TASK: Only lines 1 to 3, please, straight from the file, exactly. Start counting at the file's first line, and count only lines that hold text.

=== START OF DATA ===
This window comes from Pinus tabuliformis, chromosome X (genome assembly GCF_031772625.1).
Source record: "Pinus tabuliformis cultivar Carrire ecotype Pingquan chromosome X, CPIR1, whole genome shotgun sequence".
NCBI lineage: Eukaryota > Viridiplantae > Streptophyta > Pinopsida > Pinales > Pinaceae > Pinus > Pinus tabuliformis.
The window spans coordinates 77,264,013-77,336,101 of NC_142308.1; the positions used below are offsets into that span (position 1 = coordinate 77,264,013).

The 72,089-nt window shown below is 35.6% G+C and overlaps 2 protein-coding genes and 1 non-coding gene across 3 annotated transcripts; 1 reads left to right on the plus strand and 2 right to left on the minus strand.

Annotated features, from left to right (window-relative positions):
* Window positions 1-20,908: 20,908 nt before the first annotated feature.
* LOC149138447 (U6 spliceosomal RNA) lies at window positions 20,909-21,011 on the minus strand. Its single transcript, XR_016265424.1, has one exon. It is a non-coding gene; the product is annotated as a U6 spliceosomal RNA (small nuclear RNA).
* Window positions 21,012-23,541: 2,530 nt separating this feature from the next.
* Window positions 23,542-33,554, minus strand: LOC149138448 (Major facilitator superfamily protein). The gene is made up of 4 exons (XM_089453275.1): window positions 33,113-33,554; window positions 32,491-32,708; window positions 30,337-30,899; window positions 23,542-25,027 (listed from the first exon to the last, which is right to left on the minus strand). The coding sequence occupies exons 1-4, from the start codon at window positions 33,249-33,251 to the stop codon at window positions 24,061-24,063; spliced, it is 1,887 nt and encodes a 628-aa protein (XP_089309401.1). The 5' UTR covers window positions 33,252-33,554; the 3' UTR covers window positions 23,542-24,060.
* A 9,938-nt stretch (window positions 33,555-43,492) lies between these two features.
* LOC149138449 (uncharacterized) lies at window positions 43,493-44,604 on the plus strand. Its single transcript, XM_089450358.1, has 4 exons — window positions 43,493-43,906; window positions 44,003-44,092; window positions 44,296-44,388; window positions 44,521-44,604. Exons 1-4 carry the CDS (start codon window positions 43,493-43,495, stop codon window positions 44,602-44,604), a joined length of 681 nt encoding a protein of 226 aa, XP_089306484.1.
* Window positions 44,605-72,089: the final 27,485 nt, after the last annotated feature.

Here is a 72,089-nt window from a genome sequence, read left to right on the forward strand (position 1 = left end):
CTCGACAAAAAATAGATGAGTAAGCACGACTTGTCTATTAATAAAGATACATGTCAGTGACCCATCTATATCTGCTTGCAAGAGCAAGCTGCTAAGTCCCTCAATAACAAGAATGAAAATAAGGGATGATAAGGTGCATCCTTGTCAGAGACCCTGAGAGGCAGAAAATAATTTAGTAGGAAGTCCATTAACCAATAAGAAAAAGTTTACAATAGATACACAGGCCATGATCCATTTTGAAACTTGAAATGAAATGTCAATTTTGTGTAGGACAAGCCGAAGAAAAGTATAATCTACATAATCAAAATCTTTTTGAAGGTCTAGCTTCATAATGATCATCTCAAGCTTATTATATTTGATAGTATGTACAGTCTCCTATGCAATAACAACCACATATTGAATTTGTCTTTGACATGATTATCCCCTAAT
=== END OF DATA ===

This window comes from Pinus tabuliformis, chromosome X (genome assembly GCF_031772625.1).
Source record: "Pinus tabuliformis cultivar Carrire ecotype Pingquan chromosome X, CPIR1, whole genome shotgun sequence".
NCBI lineage: Eukaryota > Viridiplantae > Streptophyta > Pinopsida > Pinales > Pinaceae > Pinus > Pinus tabuliformis.